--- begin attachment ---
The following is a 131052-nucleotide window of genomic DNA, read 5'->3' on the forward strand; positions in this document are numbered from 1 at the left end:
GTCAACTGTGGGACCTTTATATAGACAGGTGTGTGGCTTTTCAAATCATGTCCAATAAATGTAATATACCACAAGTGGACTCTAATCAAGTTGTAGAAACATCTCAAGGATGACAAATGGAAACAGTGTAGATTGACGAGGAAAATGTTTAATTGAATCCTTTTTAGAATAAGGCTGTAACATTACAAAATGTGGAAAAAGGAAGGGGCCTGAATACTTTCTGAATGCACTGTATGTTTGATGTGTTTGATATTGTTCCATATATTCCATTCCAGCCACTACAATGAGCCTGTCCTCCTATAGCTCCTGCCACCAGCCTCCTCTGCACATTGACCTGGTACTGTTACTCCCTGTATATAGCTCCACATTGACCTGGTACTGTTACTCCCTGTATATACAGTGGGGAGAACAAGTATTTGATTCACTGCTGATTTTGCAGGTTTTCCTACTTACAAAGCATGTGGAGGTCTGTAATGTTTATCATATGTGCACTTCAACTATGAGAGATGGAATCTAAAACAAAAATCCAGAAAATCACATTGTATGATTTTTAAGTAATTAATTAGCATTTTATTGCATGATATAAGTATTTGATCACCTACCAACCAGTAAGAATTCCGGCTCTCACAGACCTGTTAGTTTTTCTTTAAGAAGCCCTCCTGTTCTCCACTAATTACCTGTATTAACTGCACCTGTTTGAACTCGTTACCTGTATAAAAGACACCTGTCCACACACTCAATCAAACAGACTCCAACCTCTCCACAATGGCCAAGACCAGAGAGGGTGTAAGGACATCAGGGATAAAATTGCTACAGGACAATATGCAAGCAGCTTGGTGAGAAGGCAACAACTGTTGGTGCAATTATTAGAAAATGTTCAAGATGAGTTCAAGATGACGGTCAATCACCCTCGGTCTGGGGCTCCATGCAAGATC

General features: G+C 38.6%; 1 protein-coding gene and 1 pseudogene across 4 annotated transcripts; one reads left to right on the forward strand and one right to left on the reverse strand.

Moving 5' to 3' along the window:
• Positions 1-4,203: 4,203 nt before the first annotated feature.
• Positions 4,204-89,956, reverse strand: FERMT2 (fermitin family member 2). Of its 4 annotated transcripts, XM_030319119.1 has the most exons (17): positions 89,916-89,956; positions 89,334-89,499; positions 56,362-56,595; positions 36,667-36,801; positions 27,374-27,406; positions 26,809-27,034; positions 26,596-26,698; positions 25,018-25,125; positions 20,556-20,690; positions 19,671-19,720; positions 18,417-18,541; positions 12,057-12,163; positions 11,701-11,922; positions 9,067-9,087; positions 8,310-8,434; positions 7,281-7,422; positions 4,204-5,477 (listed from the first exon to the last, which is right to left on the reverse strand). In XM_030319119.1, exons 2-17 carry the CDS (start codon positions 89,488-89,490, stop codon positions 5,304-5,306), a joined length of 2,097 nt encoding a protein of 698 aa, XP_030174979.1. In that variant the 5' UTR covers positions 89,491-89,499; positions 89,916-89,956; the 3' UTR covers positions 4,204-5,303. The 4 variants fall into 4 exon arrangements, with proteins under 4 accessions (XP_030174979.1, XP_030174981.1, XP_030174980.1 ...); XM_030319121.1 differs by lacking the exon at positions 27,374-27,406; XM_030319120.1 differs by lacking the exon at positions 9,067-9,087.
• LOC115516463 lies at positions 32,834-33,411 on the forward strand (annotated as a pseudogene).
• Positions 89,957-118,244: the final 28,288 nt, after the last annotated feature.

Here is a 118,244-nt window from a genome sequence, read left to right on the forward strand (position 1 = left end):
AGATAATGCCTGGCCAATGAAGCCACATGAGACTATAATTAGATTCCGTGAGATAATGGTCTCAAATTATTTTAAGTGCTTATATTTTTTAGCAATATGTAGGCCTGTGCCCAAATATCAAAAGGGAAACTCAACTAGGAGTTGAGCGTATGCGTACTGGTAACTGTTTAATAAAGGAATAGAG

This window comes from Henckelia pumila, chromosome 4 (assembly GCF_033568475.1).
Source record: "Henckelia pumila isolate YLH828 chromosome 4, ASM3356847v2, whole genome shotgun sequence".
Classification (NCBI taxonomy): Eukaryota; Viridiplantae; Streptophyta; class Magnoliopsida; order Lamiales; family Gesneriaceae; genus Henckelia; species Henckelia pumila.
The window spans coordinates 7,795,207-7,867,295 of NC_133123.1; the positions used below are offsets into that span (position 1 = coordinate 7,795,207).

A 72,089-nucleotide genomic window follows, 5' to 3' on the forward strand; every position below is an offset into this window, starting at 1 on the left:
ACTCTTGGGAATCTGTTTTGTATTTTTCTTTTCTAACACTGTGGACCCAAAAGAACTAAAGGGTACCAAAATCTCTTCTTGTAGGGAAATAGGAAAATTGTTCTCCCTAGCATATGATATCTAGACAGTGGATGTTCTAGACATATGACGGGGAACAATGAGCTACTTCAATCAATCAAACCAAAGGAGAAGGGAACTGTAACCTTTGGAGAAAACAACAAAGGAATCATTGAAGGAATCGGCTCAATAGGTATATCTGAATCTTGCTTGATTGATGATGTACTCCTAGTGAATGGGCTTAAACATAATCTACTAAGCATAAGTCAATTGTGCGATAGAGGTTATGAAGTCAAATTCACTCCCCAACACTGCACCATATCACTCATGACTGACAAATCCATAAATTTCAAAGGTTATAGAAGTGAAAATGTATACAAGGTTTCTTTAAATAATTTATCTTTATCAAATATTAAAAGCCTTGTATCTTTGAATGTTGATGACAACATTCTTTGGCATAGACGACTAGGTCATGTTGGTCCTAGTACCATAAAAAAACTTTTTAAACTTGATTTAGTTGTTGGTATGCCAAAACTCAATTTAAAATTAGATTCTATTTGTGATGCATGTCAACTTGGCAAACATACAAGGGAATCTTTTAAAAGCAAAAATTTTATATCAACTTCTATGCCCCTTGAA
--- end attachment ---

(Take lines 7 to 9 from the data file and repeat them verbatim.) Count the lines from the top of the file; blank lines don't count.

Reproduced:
• LOC115516463 lies at positions 32,834-33,411 on the forward strand (annotated as a pseudogene).
• Positions 89,957-118,244: the final 28,288 nt, after the last annotated feature.

Here is a 118,244-nt window from a genome sequence, read left to right on the forward strand (position 1 = left end):